I record vocals now with my Sennheiser tom tom mic with a pop screen fixed in front of it, which does what it says. Or should that be a stop-pop screen! I did the first couple of songs with a fancy Rode vocal mic in a cool cradle but then in desperate session trying to sound nice with a crap voice, I thought I’d give the Sennheiser a go, because it said on the leaflet that came with it that its ok for voices too. And its great. Probably because I have an unfashionably deep voice and the mic is designed to deal with alsorts of dodgy sounds. It’s perfect for me. Tom tom gob!
‘If you can’t sing, don’t!’ That’s the advice my wife gives me. She’s right of course, but then there’s no one else around to do it for me and the damn sleepdogs won’t leave me alone! So this is how I manage. First learn the darn song properly. Often I write them easily enough. But writing a melody and actually singing it with any accuracy those are very different things. I console myself with the notion that Johhny Rotten sounds worse than me. He sounds worse than everyone so it will work for you too! Ignore your misses and siblings and the rude old man next door, and learn to sing! If you’ve ever listened to Relax, by Frankie goes to Hollywood, or The Power of Love by the same lead singer, you’ll realise that it can be done. The guy can’t really sing either, but he’s found a helluva way to get around it by using voice techniques and technology, so that he sounds great! It can be done if you work at it. Well maybe not in my case! But you could do it! With singing it’s about hitting the right notes in a nice way. It took me thirty takes each to do the first couple of songs. What I didn’t realise was every time I did a take I was learning the tune a little better. If I’d learned it better in the first place, recording would have been quicker. But you need to try the song in several keys. Just a semitone up or down can make a huge difference to your ability to sing it. And you need to try every note in a different tone or volume till you get something that sounds ok. Then do 20 takes instead of thirty. You need to mess with every word and try it breathy, or powerfully or sweetly until you get something that doesn’t embarrass you too much. Then do it again to tidy it up. I usually have 2 versions on the desk at the same time and I go through the song a line at a time. The strongest version of the vocal goes on top with the spare underneath. Then I go through the best version and listen for bum notes or unpleasant bits and delete them. Then I see if that bit is available anywhere else in the song. If it is and it’s better, I copy and paste it. If not I check the spare line and see if there’s a better version there. If not, I make the good version the spare and re-record the vocal. If I’m still not happy after 30 takes, I do it again till I get a version that sounds acceptable. Phew. Maybe my wife was right! But if you can do it better, please email me or ring me and there’s a recording session waiting. But you need to be good looking coz I’m old and ugly and one minger is enough for any band. And I’ll be sat on the drums at the back! Hee hee.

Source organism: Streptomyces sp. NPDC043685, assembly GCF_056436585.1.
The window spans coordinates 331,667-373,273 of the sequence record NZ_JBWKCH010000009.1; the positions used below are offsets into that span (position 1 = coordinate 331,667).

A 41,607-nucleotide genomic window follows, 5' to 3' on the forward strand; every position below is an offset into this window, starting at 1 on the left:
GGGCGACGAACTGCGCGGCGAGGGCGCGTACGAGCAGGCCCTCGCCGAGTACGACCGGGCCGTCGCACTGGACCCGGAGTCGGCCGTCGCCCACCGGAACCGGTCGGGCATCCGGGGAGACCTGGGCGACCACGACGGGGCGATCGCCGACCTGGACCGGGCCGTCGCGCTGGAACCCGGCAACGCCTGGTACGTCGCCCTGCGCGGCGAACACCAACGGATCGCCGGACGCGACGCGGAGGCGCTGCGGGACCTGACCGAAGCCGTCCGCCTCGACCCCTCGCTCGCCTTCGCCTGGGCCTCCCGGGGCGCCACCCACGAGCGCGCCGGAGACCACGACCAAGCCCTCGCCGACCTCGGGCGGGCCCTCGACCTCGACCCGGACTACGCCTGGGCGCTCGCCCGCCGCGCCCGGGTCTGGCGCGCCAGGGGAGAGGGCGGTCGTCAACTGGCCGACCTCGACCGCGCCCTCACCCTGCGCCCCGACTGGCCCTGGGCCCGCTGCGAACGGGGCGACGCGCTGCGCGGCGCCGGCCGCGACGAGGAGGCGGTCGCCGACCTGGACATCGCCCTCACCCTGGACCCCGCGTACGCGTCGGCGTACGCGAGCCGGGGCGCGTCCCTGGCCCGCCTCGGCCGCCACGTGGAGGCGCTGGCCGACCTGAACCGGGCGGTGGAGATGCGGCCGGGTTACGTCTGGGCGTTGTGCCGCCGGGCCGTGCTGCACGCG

When I’ve got a decent lead vocal I add a harmony, to thicken out the sound. This involves a lot of practice too, but you have the confidence of knowing you just about pulled off the lead vocal, and somehow the harmonies seem easier. If you can’t reach the notes on one bit, get the wife to do it or leave it out. Sometimes the bits you leave out say as much as the bits you include.
When the vocals are done, I use Cubase to add piano, violin or keyboard sounds to polish up the track. I get something that sounds quite decent and send it to my guitar hero Warren. He messes with it for a week and then either comes over to play something or emails me some tracks which I import into Cubase. He is a genius. Whatever is on the track already, he complements it or enhances. And he’s never let me down yet. When I can actually get him into the studio he makes me laugh out loud with his ability. I play him the track a couple of times and he messes around with tones for five minutes and then says in his posh Indian/English twang. ‘Um, Let’s just go for it David!’ And I run it and he starts to play. It is usually beautiful, skilled, incredible, occasionally breathtaking. And while I’m sitting there gob-smacked at the desk thinking ‘Bloody hell! That was great! He usually says.
‘ I’m not sure about that one, David. Maybe delete it and I think I’ll do it again.’
Hell no! When it’s right – leave it. I always say. Once I left the comment on a track coz it sounded so funny compared to wizardry he’d just recorded. But then I lost the sound byte somehow. I’ll catch the next one though.
When all the parts are there I start mixing. Drums first and lead vocal and harmonies. Then mix all the rest around them. I don’t know if that is the right way to do it, but it works for me. When I’m happy I do a mixdown and send it to Warren to check out and also put a version on my phone and on a cd to play in my car. This continues with remixes until I’m happy that I can’t improve it. Then I play it to my family. My son always says something nice. My daughter doesn’t. And my wife always criticises my voice and or the mix or the song structure or something. The only time she ever said something nice was when our Christmas charity single came on the radio and she said, ‘It sounds good!’ So either I get a divorce or I have to make better records. That’s the challenge.